Which type font has the European style?

rag_doll's picture

anybody knows coz im asked to design some types that trend to the European style.


kennmunk's picture

haven't a clue.
And I'm european.
But they probably mean something like eurostile or helvetica.

david_g's picture

European style of what?

dan_reynolds's picture


seriously, this is silly hard. Gill Sans and Caslon

david_g's picture

I guess the answer to Lynn's question would be a question: Which part of Europe are you talking about?

pablohoney77's picture

speaking as a layperson i think most average joes (at least here in the states) associate "European" with the clean, cool, modern Swiss and Scandinavian styles.

coz im asked to design some types that trend to the European style
i guess you really should ask your client what he/she thinks "European" means. probe him/her for a bit more iformation than just "European style"

hrant's picture

Don't be such Modernists, guys. Lynn's question is... real. It doesn't have a answer like "1 + 1 = 2" but there's a fuzzy reality there, and if we think objectively and pragmatically, we can help. She's probably looking for trends, not The Answer.

Look at the fonts in tipoGrafica #60. As a group, they're turn-of-the-century (I mean this last one) South American. Look at the stuff in FontFont: as a group, they're very European. Look at Emigre: they're highly Californian.

It's somewhat hard to imagine FF Signa for example being designed outside of Northern Europe. Yes, it's not impossible, but the trend is there. Otherwise we wouldn't have differences in culture around the globe. And it would be hard to imagine some of Martinez Meave's fonts being designed outside even Mexico, not even the broader Latin America. And then look at Franklin Gothic, then look at Univers.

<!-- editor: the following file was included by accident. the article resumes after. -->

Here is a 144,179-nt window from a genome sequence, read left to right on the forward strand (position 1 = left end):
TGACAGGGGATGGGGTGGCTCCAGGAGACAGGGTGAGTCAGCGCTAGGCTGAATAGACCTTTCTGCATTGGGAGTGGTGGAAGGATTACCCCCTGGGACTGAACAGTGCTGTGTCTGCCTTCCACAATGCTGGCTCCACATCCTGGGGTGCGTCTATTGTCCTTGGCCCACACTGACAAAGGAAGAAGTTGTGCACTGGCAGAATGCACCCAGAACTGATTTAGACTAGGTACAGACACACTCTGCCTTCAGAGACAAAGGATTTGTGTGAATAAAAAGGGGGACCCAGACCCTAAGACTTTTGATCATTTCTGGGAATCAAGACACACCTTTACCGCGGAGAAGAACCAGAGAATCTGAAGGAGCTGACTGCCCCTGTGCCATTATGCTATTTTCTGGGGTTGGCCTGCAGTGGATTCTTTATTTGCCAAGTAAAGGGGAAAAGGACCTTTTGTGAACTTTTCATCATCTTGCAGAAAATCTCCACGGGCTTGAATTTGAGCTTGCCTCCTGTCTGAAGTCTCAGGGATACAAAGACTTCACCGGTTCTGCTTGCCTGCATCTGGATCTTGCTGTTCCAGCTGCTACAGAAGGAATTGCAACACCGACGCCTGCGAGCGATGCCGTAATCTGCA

Don't be afraid of tangible -if hazy- variance. To paraphrase Jerome Peignot: let's celebrate our differences.


hrant's picture

Fredrik, it certainly is "dangerous". And if I try to nail down why Signa looks Northern European, I would probably have to resort to formal descriptions, and maybe that goes against the "atmospheric" point of all this? Dunno.

Feelings are subjective, unreliable, etc. but they're also real. And it makes sense to me that groups of people who share things (like a country) would often express themselves in certain patterns.


miles's picture

I'm so in love with the DSB typeface. I cannot imagine it coming from anywhere else, it's so close to DK's soul.
I touched on designing for a country's soul in an earlier post. it might be relavant Lynn.

giam's picture

Mea culpa. I can't keep up with you youngsters and the zillion computer faces you refer to. When I was setting type on Berthold equipment, I thought that their Concorde was a very classy face with a European flavor. Any of the Gill family say the London Tube stations and markings. Akzidenz Grotesk and Microgramma are other sans serifs. Clarendon and C. Bold were very common in Switzerland, though it's American in style. Hope this helps.

Miss Tiffany's picture

Tankard's Bliss strikes me as very British (yes, I know he is British). It could be that it is because I see a little Gill Sans in there.

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